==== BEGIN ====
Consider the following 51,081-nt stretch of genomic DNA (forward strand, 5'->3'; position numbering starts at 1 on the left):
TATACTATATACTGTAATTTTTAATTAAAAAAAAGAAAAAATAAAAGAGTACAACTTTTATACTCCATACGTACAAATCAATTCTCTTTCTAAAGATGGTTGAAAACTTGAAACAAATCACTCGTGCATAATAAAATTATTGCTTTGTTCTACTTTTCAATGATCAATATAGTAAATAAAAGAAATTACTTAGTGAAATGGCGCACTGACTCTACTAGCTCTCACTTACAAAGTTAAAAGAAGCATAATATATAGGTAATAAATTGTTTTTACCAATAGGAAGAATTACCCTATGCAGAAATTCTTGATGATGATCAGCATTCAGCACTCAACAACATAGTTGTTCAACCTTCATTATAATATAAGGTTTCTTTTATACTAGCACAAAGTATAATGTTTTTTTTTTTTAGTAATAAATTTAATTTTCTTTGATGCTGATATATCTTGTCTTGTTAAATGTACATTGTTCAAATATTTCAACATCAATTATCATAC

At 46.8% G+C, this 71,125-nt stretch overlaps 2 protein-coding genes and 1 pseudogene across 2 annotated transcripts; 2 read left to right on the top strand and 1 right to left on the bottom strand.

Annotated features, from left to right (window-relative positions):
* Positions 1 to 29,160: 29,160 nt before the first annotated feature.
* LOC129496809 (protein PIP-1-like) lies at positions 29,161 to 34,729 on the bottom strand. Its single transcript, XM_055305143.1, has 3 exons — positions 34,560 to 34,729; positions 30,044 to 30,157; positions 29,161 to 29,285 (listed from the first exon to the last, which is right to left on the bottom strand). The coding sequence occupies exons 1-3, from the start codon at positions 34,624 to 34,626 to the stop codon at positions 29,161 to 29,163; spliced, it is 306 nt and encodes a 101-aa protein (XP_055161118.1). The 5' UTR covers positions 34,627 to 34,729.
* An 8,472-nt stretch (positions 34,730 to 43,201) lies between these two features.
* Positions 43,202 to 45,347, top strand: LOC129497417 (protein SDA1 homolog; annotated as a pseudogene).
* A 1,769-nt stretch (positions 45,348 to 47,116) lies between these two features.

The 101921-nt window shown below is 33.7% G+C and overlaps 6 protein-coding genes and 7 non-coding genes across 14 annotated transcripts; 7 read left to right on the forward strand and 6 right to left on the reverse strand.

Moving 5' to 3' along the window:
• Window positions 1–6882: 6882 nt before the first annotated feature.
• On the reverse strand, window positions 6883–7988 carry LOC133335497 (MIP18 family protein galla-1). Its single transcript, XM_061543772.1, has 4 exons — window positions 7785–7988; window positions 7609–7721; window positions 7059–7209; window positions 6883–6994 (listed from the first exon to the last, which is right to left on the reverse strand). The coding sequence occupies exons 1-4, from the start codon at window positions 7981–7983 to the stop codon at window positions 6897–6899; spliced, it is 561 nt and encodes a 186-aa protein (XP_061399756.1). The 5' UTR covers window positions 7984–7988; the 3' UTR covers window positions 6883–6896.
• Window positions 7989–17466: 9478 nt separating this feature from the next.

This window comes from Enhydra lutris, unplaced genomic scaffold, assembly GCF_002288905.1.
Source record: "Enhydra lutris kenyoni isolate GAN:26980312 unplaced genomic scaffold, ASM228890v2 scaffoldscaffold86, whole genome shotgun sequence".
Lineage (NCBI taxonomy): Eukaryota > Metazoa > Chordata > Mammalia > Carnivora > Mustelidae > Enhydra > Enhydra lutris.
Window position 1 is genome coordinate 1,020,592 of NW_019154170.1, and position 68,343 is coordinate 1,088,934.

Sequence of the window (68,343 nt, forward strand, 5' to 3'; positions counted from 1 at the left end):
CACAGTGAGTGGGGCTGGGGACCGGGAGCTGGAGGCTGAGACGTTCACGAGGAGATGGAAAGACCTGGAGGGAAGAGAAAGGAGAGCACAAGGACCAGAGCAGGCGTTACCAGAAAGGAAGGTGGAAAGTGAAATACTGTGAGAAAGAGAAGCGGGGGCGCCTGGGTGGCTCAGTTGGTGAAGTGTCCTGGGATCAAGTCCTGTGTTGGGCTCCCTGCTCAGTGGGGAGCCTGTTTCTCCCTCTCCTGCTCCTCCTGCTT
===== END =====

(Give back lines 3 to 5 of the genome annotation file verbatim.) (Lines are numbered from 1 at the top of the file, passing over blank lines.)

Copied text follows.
At 46.8% G+C, this 71,125-nt stretch overlaps 2 protein-coding genes and 1 pseudogene across 2 annotated transcripts; 2 read left to right on the top strand and 1 right to left on the bottom strand.

Annotated features, from left to right (window-relative positions):
* Positions 1 to 29,160: 29,160 nt before the first annotated feature.